When someone is missing all of the teeth in a dental arch (either all of the upper teeth or all of the lower teeth), he or she has several treatment options to consider for replacing those missing teeth. Traditional dentures are familiar to most people as a prosthetic teeth replacement. We can improve the fit and function of dentures by implementing the use of dental implants underneath.
What are Implant Overdentures?
Implant overdentures are a specific prosthetic teeth replacement that combines the style of traditional dentures with the added stability and improved function of dental implants. The denture remains removable, unlike other teeth replacement options utilizing dental implants. The underlying dental implants create a connection or attachment between the denture and the jawbone.
How Do Implant Overdentures Work?
Your dentist places a number of dental implants (a minimum of two is necessary for stability) into the bone of the jaw’s dental arch. After the implants heal and maintain a firm connection to the surrounding bone, we place an attachment called an abutment to the implant body. The implant remains underneath the gums inside the bone, and the abutment protrudes out of the gum tissues and consists of a particular shape to which the covering denture corresponds. These “locator” abutments lock into a “receiver” on the inside of the denture, creating a stable connection.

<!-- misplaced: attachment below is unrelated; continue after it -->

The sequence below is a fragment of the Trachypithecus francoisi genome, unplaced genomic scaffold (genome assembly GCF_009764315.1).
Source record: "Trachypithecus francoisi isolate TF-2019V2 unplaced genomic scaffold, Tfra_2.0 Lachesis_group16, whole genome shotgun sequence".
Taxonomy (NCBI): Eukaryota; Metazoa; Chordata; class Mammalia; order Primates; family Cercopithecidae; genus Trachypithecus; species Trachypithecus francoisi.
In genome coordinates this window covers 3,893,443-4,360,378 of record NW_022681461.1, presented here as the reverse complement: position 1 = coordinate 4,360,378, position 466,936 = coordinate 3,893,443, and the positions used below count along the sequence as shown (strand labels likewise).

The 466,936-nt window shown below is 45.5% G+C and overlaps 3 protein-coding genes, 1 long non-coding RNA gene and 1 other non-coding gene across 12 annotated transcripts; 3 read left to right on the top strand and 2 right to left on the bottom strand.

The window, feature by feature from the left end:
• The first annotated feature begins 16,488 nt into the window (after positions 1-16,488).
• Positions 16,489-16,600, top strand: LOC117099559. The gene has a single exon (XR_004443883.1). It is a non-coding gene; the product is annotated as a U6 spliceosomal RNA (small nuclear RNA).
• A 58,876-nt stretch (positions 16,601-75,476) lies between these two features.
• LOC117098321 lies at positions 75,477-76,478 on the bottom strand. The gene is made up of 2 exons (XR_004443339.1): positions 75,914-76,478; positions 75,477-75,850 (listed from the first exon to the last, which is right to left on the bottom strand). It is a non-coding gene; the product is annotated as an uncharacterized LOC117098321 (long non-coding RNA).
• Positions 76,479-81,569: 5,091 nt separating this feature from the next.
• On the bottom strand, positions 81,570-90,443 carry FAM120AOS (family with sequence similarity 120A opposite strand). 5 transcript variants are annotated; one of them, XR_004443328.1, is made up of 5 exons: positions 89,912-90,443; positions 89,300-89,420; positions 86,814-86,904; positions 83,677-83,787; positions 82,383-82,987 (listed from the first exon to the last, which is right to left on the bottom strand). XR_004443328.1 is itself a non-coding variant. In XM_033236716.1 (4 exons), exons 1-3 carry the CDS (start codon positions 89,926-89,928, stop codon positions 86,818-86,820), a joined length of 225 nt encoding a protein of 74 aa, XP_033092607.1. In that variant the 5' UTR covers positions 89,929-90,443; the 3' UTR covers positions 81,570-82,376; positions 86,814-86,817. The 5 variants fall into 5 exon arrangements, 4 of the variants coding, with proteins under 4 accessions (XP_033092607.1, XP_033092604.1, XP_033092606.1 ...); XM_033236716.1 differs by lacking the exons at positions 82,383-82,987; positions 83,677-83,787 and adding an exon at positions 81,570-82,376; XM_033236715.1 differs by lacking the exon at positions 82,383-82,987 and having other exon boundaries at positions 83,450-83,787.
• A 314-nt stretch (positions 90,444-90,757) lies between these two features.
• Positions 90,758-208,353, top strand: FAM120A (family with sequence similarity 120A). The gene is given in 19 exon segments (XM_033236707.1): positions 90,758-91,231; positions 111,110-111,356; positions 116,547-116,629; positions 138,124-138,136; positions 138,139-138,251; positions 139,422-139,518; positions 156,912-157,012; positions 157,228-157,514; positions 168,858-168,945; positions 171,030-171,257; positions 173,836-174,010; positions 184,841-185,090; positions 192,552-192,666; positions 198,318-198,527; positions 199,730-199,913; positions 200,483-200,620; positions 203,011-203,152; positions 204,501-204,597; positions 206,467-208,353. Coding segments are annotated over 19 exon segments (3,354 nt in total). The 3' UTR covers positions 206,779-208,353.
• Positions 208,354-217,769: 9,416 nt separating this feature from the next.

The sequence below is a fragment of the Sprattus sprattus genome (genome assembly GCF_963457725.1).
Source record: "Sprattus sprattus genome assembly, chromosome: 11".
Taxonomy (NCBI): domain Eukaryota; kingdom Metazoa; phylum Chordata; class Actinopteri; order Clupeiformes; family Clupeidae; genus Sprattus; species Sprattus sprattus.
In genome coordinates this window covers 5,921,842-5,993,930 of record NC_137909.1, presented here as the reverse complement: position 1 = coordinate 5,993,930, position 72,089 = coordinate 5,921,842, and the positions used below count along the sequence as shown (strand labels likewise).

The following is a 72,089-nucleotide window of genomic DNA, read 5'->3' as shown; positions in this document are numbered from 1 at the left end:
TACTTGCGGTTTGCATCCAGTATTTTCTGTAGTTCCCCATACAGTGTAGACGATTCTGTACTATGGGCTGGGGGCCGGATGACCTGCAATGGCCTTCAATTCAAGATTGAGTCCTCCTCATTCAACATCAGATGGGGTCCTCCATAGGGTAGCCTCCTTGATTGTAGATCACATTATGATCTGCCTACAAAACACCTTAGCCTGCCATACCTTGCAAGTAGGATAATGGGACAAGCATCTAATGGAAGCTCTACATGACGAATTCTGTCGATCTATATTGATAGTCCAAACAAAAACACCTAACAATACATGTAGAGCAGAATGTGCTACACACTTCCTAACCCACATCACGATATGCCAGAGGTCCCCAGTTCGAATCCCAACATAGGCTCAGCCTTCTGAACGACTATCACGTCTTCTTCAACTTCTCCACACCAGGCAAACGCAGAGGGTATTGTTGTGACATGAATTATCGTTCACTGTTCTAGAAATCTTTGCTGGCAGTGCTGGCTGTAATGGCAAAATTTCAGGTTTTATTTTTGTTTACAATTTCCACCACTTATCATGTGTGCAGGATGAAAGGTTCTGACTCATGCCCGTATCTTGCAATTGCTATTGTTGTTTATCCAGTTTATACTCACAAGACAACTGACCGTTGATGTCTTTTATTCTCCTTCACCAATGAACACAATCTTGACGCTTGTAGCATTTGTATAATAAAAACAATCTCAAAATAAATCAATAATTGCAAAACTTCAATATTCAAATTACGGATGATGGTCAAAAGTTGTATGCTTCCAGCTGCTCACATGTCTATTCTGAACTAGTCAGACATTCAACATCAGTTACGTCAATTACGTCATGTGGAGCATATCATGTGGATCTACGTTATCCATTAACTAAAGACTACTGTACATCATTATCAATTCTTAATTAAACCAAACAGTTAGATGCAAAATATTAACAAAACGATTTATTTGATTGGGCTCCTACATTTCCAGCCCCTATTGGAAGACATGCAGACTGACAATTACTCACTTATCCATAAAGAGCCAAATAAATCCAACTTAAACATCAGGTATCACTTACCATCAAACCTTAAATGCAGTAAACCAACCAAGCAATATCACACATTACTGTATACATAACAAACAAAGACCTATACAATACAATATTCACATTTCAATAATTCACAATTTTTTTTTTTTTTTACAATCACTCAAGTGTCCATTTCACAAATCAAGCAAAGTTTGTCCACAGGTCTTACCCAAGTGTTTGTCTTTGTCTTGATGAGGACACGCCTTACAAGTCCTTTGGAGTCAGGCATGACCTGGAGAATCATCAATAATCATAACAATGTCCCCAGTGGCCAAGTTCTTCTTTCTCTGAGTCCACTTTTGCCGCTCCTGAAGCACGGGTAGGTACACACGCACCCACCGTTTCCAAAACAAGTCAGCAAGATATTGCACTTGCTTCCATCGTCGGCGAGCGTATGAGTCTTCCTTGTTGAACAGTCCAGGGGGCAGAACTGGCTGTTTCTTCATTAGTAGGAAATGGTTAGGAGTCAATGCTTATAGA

By connecting the denture to an anchor within the jawbone, implant overdentures have many advantages over traditional dentures. Traditional dentures rest on top of the gums and jawbone, and the patient uses both muscle control and a suction effect to keep them in the mouth. Implant overdentures connect to the bone through the abutment and “lock” into place.
The advantages this connection leads to include minimal looseness, no fear of embarrassment from dentures “falling out” during speaking or eating, increased chewing force, and fewer sore spots. Patients with implant overdentures need fewer dental visits for adjustments of the dentures because they cause less friction by not moving around as much as traditional dentures do. When the attachment between the implants and dentures seems to loosen, we can adjust the abutments or inner receiver on the denture to tighten it. They are “adjustable”.
More Questions about Implant Overdentures?
Call Pearl Dentistry today and schedule a consultation with Dr. Sri, our dental implant expert. He can assess your unique situation and help you determine whether implant overdentures will meet your specific dental needs.